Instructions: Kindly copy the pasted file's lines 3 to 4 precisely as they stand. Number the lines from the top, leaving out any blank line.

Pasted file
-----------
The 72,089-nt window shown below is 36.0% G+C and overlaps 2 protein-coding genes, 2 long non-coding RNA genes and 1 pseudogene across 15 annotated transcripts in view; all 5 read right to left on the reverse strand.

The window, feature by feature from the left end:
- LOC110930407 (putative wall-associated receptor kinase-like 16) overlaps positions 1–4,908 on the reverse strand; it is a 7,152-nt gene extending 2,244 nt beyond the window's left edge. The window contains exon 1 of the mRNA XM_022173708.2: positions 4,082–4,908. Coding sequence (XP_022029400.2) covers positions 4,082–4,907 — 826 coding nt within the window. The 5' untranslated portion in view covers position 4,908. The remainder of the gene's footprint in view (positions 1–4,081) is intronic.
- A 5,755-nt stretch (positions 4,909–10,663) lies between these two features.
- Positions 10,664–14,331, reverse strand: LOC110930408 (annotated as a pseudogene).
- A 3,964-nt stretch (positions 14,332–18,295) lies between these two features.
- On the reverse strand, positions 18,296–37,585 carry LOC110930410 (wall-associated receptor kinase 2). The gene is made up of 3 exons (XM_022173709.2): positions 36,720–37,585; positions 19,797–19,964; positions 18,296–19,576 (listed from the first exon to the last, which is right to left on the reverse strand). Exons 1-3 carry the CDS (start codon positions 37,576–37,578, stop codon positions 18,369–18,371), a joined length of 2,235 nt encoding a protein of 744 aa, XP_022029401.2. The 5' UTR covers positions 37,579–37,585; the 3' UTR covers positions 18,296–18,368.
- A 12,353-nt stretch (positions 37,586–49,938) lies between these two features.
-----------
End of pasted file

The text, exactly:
- LOC110930407 (putative wall-associated receptor kinase-like 16) overlaps positions 1–4,908 on the reverse strand; it is a 7,152-nt gene extending 2,244 nt beyond the window's left edge. The window contains exon 1 of the mRNA XM_022173708.2: positions 4,082–4,908. Coding sequence (XP_022029400.2) covers positions 4,082–4,907 — 826 coding nt within the window. The 5' untranslated portion in view covers position 4,908. The remainder of the gene's footprint in view (positions 1–4,081) is intronic.
- A 5,755-nt stretch (positions 4,909–10,663) lies between these two features.